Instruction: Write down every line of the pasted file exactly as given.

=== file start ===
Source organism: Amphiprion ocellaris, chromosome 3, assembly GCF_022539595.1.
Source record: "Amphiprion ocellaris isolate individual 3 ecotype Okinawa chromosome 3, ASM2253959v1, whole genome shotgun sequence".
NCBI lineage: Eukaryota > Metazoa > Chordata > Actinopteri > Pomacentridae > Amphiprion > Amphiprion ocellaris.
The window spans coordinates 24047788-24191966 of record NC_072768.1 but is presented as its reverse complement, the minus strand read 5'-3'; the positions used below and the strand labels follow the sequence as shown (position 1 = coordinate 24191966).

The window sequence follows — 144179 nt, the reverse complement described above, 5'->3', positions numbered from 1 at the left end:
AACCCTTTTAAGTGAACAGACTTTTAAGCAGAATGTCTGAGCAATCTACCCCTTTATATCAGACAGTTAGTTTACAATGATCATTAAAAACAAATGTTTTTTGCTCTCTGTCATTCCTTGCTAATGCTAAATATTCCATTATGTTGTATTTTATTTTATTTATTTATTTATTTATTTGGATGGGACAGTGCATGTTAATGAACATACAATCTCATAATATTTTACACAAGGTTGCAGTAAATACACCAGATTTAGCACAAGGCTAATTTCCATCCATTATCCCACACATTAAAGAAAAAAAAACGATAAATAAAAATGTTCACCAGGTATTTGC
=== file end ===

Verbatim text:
Source organism: Amphiprion ocellaris, chromosome 3, assembly GCF_022539595.1.
Source record: "Amphiprion ocellaris isolate individual 3 ecotype Okinawa chromosome 3, ASM2253959v1, whole genome shotgun sequence".
NCBI lineage: Eukaryota > Metazoa > Chordata > Actinopteri > Pomacentridae > Amphiprion > Amphiprion ocellaris.
The window spans coordinates 24047788-24191966 of record NC_072768.1 but is presented as its reverse complement, the minus strand read 5'-3'; the positions used below and the strand labels follow the sequence as shown (position 1 = coordinate 24191966).

The window sequence follows — 144179 nt, the reverse complement described above, 5'->3', positions numbered from 1 at the left end:
AACCCTTTTAAGTGAACAGACTTTTAAGCAGAATGTCTGAGCAATCTACCCCTTTATATCAGACAGTTAGTTTACAATGATCATTAAAAACAAATGTTTTTTGCTCTCTGTCATTCCTTGCTAATGCTAAATATTCCATTATGTTGTATTTTATTTTATTTATTTATTTATTTATTTGGATGGGACAGTGCATGTTAATGAACATACAATCTCATAATATTTTACACAAGGTTGCAGTAAATACACCAGATTTAGCACAAGGCTAATTTCCATCCATTATCCCACACATTAAAGAAAAAAAAACGATAAATAAAAATGTTCACCAGGTATTTGC